Davies, Chantal; Healey, Ruth L.; Manfredi, Simonetta; Vickers, Lucy; University of Chester; Oxford Brookes University (University of Chester, 2016-10-20)
      On the 15th-16th June 2016, The Forum for Research into Equality and Diversity (University of Chester), in partnership with the Centre for Diversity Policy Research and Practice (Oxford Brookes University), hosted the Gendered perspectives of research activity Symposium at the University of Chester, Chester, UK. The Symposium brought 30 representatives and researchers from across Higher Education in the UK, Europe and beyond together with sector bodies and policy drivers in order to workshop the gendered barriers and obstacles to research activity in Higher Education. This report provides a summary of the discussions and findings, as well as the key ideas, themes, questions, challenges and conclusions that came out of the two-day discussion. A further goal of the report is to seek to articulate the participants’ deliberations and considerations in order to contribute to the development of an effective strategy in the UK and beyond seeking to break down gendered barriers in relation to research activity.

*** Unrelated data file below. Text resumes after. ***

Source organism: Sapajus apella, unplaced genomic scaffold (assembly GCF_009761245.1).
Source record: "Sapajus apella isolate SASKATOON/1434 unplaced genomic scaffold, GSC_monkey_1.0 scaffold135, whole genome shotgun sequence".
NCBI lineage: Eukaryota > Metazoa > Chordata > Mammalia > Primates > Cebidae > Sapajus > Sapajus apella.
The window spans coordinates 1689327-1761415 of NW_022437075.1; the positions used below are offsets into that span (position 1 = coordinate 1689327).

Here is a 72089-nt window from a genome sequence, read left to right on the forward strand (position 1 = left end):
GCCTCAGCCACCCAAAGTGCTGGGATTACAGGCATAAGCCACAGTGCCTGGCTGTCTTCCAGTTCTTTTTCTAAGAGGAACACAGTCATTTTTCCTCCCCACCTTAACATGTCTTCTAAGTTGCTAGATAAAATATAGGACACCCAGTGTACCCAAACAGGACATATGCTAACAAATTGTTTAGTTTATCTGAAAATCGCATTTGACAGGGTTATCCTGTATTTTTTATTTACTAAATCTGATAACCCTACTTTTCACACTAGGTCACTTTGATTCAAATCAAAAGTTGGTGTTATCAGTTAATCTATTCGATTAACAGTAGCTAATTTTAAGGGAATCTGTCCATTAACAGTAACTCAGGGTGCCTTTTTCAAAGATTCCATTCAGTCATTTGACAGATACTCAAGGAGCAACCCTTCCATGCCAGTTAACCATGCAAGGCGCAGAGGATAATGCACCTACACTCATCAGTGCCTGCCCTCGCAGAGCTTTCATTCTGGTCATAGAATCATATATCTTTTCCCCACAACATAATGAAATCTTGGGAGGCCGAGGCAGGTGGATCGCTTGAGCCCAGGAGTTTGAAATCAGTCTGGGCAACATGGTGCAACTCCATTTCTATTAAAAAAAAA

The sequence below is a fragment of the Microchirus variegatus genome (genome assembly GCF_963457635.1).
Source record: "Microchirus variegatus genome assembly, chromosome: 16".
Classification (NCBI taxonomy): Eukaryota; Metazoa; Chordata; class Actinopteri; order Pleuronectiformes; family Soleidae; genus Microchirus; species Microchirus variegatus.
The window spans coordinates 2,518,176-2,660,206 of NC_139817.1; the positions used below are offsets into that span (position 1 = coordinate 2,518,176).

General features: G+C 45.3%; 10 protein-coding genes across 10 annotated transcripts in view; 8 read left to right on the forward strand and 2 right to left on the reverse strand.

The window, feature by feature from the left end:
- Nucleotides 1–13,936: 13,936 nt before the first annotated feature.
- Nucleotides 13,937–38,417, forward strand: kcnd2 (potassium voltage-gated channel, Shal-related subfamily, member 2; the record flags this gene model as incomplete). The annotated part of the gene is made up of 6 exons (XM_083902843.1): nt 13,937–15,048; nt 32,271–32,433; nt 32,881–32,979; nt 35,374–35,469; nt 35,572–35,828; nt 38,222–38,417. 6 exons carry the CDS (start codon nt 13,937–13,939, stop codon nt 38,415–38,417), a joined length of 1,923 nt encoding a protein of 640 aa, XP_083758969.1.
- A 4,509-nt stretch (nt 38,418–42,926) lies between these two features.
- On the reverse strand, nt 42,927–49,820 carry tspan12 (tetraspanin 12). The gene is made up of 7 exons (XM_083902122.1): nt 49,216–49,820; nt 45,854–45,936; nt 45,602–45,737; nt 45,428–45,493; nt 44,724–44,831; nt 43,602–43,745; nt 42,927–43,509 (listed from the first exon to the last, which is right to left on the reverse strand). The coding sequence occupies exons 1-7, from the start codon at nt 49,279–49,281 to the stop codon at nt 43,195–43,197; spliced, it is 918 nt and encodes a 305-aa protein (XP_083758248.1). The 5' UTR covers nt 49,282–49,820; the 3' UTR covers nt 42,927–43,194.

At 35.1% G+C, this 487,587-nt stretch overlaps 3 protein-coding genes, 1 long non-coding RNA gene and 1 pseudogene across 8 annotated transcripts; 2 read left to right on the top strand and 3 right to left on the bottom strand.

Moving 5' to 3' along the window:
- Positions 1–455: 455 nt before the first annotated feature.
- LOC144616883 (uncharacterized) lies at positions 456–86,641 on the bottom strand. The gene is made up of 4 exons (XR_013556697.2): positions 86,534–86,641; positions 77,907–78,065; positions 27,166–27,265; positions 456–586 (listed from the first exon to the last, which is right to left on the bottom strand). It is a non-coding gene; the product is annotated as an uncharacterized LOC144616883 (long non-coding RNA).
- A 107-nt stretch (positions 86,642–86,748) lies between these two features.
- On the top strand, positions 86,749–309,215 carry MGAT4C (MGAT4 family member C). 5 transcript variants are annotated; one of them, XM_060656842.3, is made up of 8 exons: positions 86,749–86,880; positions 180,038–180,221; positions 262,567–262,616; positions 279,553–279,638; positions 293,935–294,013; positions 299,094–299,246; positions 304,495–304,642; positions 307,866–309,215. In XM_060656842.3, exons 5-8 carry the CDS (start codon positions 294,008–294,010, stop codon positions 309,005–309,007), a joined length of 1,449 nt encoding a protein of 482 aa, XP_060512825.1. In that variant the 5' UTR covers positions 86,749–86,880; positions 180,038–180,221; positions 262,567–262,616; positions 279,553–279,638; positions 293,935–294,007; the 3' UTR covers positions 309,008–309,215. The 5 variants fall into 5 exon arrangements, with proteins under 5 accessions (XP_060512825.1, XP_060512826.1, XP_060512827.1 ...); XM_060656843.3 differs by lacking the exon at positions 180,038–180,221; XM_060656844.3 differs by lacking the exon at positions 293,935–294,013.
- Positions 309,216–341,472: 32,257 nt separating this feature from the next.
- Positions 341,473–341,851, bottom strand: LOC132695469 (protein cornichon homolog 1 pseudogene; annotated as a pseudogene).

• Protection of the Environment and the International Salvage Convention 1989: An Assessment

      Ekhator, Eghosa O.; University of Chester (St. Mary's University School of Law, Ethiopia, 2016-09-30)
      This article focuses on the International Salvage Convention and the protection of the environment in salvage operations. The article traces the evolution and history of the law of Salvage to its present status by using the UK as a case study. In essence, the article seeks to ascertain the extent of current international regime on salvage in protecting the environment. The question that this article poses is: Does the International Salvage Convention 1989 accord enough protection to the environment against the backdrop of global efforts to promote environmental protection and sustainable development? The article begins with a brief synopsis of the underlying principles of salvage including the rule of ‘no cure-no pay’ followed by an appraisal of the events that culminated arguably in the development of the International Salvage Convention 1989 to safeguard the environment in the course of salvage operations. A systematic analysis of the defects inherent in the International Salvage Convention 1989 vis-à-vis protection of the environment are analysed and a number of reforms are highlighted.